Some Red Cross staff members leave Damascus

Photo by: Syrian Red Crescent / CC BY-NC-ND

Rising insecurity in the Syrian capital of Damascus has prompted the International Committee of the Red Cross to relocate some of its foreign staff members to neighboring Lebanon.

The move is only temporary and does not mean the ICRC is suspending humanitarian activities, spokesman Hicham Hassan said, as quoted byThe Associated Press. In fact, 50 local and foreign staff members of the medical organization will remain in the city.

“They will go back to Damascus at the appropriate time,” Hassan said.

ICRC’s move follows the decision of Syrian Arab Red Crescent on Wednesday (July 25) to suspend some operations in Aleppo, Syria’s largest city that is now besieged with heavy fighting. Heavy artillery, helicopters and tanks were reportedly already causing major civilian casualties in the embattled city.

“All this, taken along with the reportedbuild-upof forces in and around Aleppo, bodes ill for the people of that city,” U.N. human rights chief Navi Pillay said.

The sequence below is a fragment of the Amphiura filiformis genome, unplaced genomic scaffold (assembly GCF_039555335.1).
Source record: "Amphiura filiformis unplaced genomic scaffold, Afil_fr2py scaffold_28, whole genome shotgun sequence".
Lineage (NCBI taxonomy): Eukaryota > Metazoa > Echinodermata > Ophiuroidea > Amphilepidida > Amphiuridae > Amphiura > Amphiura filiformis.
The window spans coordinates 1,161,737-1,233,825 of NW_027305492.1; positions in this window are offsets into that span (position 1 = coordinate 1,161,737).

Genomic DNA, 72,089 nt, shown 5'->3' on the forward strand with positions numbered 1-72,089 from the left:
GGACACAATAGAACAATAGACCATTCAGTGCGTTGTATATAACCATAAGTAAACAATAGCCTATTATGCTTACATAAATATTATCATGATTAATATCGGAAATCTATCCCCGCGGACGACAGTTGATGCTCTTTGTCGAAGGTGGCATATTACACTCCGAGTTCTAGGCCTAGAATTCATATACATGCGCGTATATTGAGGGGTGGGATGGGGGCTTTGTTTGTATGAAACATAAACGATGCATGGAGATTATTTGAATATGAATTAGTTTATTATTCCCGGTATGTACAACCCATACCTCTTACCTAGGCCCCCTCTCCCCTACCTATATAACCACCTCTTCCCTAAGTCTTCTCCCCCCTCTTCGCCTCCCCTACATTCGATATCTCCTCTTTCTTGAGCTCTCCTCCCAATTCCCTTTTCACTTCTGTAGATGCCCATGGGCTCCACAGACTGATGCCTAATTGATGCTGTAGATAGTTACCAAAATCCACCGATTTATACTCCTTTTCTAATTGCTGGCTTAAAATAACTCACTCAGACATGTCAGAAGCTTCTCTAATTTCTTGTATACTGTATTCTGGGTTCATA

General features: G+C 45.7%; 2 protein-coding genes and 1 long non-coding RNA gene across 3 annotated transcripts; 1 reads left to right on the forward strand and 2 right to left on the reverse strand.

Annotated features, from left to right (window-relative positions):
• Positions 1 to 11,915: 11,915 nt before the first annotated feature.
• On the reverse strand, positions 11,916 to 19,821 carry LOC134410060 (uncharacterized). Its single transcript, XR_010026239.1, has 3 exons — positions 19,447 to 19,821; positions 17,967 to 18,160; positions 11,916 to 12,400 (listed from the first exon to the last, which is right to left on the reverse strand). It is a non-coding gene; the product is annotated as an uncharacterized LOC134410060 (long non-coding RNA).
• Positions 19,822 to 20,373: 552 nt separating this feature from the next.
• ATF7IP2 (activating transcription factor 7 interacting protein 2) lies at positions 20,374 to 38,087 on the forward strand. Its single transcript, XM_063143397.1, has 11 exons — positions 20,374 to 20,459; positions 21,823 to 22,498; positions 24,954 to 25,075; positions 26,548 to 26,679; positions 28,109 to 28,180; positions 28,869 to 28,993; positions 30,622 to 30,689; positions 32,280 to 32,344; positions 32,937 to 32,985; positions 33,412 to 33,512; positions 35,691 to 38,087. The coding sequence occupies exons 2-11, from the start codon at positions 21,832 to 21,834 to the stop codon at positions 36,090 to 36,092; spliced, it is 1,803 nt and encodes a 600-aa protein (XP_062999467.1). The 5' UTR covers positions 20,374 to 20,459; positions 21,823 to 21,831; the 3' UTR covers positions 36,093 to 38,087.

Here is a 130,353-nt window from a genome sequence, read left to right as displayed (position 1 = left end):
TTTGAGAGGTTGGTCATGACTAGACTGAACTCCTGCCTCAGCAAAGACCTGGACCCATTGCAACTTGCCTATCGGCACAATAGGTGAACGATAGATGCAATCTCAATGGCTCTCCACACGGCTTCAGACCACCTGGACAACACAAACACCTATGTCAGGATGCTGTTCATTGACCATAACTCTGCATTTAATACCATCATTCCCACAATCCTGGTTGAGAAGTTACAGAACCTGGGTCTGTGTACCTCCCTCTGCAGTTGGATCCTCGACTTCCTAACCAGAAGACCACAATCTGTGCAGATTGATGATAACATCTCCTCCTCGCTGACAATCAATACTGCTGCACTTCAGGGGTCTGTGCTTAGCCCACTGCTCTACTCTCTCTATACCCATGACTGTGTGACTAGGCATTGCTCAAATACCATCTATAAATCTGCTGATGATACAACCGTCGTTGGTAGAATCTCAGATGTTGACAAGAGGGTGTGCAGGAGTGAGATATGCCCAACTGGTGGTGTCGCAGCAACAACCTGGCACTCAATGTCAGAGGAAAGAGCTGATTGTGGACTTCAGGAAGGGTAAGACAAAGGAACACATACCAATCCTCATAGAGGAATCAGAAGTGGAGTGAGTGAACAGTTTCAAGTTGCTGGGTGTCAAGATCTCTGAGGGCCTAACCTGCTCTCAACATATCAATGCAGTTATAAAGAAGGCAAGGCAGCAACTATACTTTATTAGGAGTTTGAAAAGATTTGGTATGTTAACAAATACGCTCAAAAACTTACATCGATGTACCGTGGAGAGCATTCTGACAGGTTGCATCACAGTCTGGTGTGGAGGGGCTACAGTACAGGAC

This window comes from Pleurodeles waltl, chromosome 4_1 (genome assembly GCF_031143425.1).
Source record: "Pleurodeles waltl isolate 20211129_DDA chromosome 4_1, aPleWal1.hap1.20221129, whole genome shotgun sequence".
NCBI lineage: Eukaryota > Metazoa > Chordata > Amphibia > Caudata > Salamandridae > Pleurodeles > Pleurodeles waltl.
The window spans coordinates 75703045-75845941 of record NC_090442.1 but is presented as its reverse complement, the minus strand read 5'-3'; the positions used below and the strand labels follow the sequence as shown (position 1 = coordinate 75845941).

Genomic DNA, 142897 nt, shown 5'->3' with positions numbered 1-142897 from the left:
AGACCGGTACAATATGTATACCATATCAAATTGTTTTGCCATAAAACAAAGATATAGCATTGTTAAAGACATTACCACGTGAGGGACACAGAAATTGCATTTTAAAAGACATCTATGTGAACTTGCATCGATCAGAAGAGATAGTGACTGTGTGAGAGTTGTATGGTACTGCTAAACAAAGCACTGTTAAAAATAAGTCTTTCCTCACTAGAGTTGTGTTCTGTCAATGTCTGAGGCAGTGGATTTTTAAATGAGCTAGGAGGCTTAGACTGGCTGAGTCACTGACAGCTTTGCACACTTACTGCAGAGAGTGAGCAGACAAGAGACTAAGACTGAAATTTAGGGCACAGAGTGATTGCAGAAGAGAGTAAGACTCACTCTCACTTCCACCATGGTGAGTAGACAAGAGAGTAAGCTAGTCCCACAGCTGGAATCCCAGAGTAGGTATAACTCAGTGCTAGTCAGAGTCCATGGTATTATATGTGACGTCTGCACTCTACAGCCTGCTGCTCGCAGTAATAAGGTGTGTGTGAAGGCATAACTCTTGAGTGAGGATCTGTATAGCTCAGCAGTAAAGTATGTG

U.K. Foreign Secretary William Hague, meanwhile, said the situation could lead to a “devastating loss of civilian life and a humanitarian disaster,” Al-Arabiya News reports.

Some of the Syrian Arab Red Crescent’s suspended activities include ambulance missions and first aid services. Its other activities have also been brought down “to a minimum,” senior media officer of the International Federation of Red Cross and Red Crescent Societies Jessica Sallabank said in an email.

Both organizations’ decisions are sure to affect the humanitarian situation in these two Syrian cities, where needs continue to grow.

Switzerland, meanwhile, has increased its humanitarian aid for Syria, which is now at $10.2 million. The money will help support Lebanese families who have taken in Syrian refugees.

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About the author

  • Jenny Lei Ravelo

    Jenny Lei Ravelo is a Devex Senior Reporter based in Manila. She covers global health, with a particular focus on the World Health Organization, and other development and humanitarian aid trends in Asia Pacific. Prior to Devex, she wrote for ABS-CBN, one of the largest broadcasting networks in the Philippines, and was a copy editor for various international scientific journals. She received her journalism degree from the University of Santo Tomas.

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